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Opinion : Is the law too vague when it comes to defending yourself from burglars?

| April 9, 2018

The only thing worse than being burgled is to come face to face with an intruder who has broken into your home.

Indeed you may have heard about the case that was recently in the news where a pensioner was arrested after a confrontation with a burglar in their home ended with the intruder being stabbed and subsequently dying.

The pensioner was later told they won’t face any charges following the incident however the trauma of being burgled is bad enough without having a possible murder charge looming around for a few days afterwards.

Sadly in these modern times burglaries are common place and many people are unlucky enough to be at home when the burglars strike.

My good self once knew of a friend who woke up one night to discover three young male burglars walking around in the upstairs of their house looking for things to steal. However in his younger days my friend happened to be a special services soldier. Needless to say when the police arrived three ambulances were parked outside my friends house with the burglars being taken out, unconscious, on stretchers.

My friend was never charged following the incident but he most definitely took on the burglars and ended up the victor in a very big way.

It seems that one can defend themselves using ‘reasonable force‘ if confronted with a burglar however surely it’s about time the law was clarified and tilted in favour of the innocent residents of the property rather than the burglars who are there only to commit crime?

Here is my proposal for some simple tests that could be applied to determine if you can use force against someone in you home :

  1. Does the other person have a valid reason to be in your home?
  2. Has the other person got the permission of any residents of the property to be there?
  3. Did the other person enter through a door or other valid entry point, with the door being opened with the key or opened by a resident of the property without trickery or deception being used?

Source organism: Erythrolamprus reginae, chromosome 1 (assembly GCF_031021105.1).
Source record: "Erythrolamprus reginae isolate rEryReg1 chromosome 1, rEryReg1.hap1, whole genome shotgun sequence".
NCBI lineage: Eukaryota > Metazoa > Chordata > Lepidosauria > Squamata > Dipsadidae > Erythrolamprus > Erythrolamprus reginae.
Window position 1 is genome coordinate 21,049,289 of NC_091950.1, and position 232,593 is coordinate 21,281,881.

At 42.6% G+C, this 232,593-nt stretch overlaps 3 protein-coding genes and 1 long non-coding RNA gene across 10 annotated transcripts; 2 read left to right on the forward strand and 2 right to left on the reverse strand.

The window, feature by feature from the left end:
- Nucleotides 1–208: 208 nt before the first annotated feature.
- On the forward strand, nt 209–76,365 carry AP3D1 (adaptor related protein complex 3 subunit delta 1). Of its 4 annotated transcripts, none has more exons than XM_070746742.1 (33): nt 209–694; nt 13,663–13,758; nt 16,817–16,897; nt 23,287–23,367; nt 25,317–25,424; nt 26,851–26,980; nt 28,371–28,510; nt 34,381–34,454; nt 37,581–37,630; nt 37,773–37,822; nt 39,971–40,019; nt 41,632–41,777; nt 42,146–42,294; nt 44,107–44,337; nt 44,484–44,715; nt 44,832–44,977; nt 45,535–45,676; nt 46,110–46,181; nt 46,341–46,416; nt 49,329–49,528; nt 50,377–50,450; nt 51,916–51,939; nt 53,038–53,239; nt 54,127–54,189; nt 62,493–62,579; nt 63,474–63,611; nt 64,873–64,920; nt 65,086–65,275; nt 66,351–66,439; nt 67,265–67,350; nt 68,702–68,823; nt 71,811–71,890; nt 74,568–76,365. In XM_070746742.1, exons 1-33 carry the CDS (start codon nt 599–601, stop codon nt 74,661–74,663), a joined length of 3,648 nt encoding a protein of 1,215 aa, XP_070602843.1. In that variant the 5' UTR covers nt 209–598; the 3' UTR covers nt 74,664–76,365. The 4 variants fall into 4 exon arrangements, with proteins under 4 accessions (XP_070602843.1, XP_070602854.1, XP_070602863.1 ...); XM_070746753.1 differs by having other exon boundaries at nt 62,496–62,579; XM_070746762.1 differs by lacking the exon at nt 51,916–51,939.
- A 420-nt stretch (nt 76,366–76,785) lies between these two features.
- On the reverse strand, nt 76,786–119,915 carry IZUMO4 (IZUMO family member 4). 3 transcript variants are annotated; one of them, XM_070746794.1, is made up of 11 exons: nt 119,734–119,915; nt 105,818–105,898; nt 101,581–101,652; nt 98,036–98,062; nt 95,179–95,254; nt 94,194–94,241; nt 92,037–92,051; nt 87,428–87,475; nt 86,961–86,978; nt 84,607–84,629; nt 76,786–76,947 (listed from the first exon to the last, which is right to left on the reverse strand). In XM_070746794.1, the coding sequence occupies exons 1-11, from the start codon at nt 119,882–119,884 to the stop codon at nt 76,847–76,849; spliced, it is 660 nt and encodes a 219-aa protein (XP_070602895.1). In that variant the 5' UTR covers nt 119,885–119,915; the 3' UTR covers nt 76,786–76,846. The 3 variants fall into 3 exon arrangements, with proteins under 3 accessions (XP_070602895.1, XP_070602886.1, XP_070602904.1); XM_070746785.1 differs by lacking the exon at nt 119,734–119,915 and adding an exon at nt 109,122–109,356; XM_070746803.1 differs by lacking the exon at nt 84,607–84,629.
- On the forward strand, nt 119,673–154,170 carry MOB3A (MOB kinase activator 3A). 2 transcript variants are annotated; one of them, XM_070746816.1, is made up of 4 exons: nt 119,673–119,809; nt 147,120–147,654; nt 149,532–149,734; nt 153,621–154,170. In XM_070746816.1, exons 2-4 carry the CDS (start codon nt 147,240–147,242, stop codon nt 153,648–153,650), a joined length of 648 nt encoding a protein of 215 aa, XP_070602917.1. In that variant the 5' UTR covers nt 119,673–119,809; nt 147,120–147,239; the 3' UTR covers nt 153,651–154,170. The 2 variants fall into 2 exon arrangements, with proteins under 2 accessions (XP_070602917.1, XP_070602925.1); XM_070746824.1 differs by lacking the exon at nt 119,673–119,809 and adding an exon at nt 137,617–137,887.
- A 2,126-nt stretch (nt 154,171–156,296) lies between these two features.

4. Is the other person known to any of the residents of the property?
  5. Does the other person leave when asked to do so?
  6. Is the other person not carrying a weapon, not wearing gloves and does not have their face concealed?

If the answer to any, or all, of the above questions is ‘No’ then in my opinion one should be able to use whatever force is necessary against the intruder. This should also go for people entering your land, such as the garden, as well as inside the house.

If the intruder has a criminal record then the residents should never face any charges no matter what happens.

As far as yours truly can see the law currently does not take into account the circumstances surrounding the presence of the intruder in the property. Surely this is very wrong?

If someone ought not be in a house or its grounds then the law should be clearly backing those who do have the right to be there rather than those who have ‘broken in’.

What do you think?

My blogs are published every Tuesday and Friday evening around 8.00pm here on the WycombeToday.com website.

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